After a nice weekend in San Francisco for Fleet Week, I took a redeye last night from San Francisco to Washington and then continued to Tampa. While I do well over 200 domestic segments a year, it really never gets old. No two flights are the same, that’s for sure.
The excitement started when I had a run in with “Team SFO” (SFO’s version of the TSA). I was fourth in line at the x-ray belt, and the “Team SFO” agent told me I needed to take off my shoes. I responded that I knew that, but that I wanted to wait till I was next in line, given that the floor looked particularly dirty. Then he told me I needed to take off my sweater. Interesting timing, because the two people going through the walk through metal detector at that point had similar sweaters on, which I mentioned to him. He said “you need to take it off or you’ll get additional screening.” I said “fine, I’ll take the additional screening then.” He went over to the agent standing on the other side of the walk through metal detector, as I smirked at him (given that he wasn’t being very quiet about what he was saying). I got secondary, but it was simple enough.
Anyway, I get to the departure gate for my San Francisco to Washington redeye. My upgrade cleared last minute, and I was assigned 1B, which is usually a curse. The gate agent announced no less than three times that “there are 31 1K’s and 26 Premier Executive members on this flight.”
As soon as I got down the jet bridge, the flight attendant told the 40 of us (or so) that they can’t board us yet since the cleaners hadn’t been aboard yet. About ten minutes later we were allowed to board. As it turned out the purser was an excellent flight attendant I had flown with before. She recognized me from a flight six months ago, so it was a great flight. Unfortunately that meant no sleep for me, but it worked out since I got to finish “Highest Duty” and talk to the excellent purser for a while.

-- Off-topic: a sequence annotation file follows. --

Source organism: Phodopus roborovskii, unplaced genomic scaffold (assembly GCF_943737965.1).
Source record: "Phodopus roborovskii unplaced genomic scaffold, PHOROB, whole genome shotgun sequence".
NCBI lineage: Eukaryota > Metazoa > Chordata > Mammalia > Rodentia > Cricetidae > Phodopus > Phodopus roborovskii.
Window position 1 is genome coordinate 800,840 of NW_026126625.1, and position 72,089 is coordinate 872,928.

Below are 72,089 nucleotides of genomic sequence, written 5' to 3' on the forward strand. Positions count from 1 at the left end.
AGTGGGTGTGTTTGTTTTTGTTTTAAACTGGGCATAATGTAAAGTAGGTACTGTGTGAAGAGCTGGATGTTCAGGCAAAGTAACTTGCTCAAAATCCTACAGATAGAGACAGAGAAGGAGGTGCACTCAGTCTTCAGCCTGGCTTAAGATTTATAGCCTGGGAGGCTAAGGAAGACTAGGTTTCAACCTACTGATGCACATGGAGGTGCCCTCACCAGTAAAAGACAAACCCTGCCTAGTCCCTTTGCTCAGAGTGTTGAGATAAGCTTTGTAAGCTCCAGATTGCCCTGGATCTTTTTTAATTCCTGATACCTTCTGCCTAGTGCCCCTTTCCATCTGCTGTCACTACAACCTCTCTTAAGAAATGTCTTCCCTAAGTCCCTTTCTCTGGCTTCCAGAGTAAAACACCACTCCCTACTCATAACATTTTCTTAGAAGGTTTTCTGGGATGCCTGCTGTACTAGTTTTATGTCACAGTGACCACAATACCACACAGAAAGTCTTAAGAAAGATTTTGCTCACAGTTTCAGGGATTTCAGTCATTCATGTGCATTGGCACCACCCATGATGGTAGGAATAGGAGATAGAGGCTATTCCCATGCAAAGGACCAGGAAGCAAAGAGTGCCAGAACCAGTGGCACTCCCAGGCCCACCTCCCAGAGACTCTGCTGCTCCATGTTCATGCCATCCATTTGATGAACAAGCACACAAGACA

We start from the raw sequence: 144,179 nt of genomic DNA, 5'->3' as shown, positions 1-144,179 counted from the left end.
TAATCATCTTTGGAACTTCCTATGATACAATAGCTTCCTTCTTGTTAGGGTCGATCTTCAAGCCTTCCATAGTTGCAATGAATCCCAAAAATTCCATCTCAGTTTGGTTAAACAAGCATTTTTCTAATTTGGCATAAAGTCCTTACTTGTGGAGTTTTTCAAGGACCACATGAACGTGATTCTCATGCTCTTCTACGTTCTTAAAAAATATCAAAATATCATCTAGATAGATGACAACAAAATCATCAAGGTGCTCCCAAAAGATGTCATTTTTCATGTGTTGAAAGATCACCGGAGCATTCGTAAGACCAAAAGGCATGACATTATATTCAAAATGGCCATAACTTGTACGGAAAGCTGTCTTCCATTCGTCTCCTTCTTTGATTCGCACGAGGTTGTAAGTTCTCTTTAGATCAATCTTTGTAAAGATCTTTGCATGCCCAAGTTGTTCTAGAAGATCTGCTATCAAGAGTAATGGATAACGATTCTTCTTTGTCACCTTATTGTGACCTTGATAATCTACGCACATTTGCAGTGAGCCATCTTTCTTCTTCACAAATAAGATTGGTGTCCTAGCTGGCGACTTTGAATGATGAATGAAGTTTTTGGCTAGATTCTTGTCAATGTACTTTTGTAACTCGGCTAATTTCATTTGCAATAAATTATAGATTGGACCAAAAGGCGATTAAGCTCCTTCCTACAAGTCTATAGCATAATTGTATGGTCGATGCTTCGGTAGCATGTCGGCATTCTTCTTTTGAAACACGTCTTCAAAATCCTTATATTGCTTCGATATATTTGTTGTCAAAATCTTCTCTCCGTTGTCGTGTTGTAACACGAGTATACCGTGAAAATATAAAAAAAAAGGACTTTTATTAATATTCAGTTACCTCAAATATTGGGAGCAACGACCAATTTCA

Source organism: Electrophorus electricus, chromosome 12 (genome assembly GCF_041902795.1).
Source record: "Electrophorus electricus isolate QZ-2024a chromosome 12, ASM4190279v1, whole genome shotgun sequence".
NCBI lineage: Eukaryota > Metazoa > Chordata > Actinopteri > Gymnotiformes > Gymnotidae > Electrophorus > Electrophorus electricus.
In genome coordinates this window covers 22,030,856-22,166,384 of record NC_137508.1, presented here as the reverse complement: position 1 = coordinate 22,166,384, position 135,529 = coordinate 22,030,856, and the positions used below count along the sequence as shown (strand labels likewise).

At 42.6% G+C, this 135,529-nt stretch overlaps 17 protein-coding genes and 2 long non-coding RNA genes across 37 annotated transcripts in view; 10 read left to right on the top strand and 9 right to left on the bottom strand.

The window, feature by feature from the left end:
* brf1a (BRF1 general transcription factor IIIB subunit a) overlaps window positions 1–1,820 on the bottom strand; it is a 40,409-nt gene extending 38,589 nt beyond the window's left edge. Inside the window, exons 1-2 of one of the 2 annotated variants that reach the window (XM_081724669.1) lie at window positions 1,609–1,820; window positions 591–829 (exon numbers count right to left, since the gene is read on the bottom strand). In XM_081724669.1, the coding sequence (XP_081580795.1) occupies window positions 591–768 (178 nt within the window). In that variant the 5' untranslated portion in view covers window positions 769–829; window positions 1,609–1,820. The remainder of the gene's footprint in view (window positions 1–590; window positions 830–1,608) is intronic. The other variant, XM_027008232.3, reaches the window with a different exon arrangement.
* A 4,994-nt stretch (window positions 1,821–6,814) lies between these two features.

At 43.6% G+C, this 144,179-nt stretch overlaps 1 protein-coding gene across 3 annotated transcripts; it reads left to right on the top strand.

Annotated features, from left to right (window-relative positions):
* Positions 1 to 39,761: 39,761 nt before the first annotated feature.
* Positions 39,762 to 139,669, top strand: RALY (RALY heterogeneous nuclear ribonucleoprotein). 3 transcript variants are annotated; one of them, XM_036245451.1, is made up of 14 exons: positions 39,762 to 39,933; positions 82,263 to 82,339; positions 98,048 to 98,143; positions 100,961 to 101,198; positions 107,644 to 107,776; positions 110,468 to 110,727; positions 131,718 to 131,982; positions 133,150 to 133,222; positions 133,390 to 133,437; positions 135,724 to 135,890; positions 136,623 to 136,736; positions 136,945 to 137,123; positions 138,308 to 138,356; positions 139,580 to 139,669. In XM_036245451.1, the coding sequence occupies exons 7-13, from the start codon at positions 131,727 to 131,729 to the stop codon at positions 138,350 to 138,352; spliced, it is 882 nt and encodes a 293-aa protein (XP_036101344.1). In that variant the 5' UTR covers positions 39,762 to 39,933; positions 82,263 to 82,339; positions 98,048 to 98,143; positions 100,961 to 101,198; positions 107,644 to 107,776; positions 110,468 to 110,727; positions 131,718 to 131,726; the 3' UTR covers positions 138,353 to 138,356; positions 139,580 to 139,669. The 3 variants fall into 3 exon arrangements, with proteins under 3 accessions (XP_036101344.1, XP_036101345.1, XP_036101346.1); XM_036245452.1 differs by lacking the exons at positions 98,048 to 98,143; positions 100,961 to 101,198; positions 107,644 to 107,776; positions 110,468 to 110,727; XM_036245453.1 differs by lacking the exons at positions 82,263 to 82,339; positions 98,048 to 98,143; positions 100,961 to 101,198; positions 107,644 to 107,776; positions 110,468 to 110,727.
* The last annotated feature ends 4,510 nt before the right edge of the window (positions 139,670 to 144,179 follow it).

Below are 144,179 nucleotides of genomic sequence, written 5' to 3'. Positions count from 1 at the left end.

Then came the Washington to Tampa flight. After not getting a minute of sleep I was dead tired. I sat down in 11C and dozed off immediately. It’s tough to get any “real” sleep in coach seats, so occasionally my eyes opened. As boarding finished up a guy settled into 11A, the window seat, and said to me “how are you?” I responded “fine, thanks, how about you?” and he said “good.” That was that. I literally dozed off for the whole flight, and my eyes occasionally opened for just a few seconds. Maybe an hour into the flight as he catches me with an eye open, he asks me what time it was. I was half asleep, but I told him the time. He then asked how much longer till we land. I said it would be about an hour. Fair enough.
Then we begin our descent, and I’m still trying to sleep. As my eyes open up for just a second, the guy says to me “I might need a pair of sunglasses now that I’m in the Sunshine State.” Uhm, ok. I was tempted to respond “I might need some earplugs now that…” I didn’t want to be rude, so instead responded half asleep “So you’re not from here?” Then I had the privilege of hearing his life story.
Other than the normal “so, headed home?” conversation starter, that was among the worst I’ve heard (other than the lady that had to tell me how loose her daughter was on a flight a few months back).
It never gets old…. 😀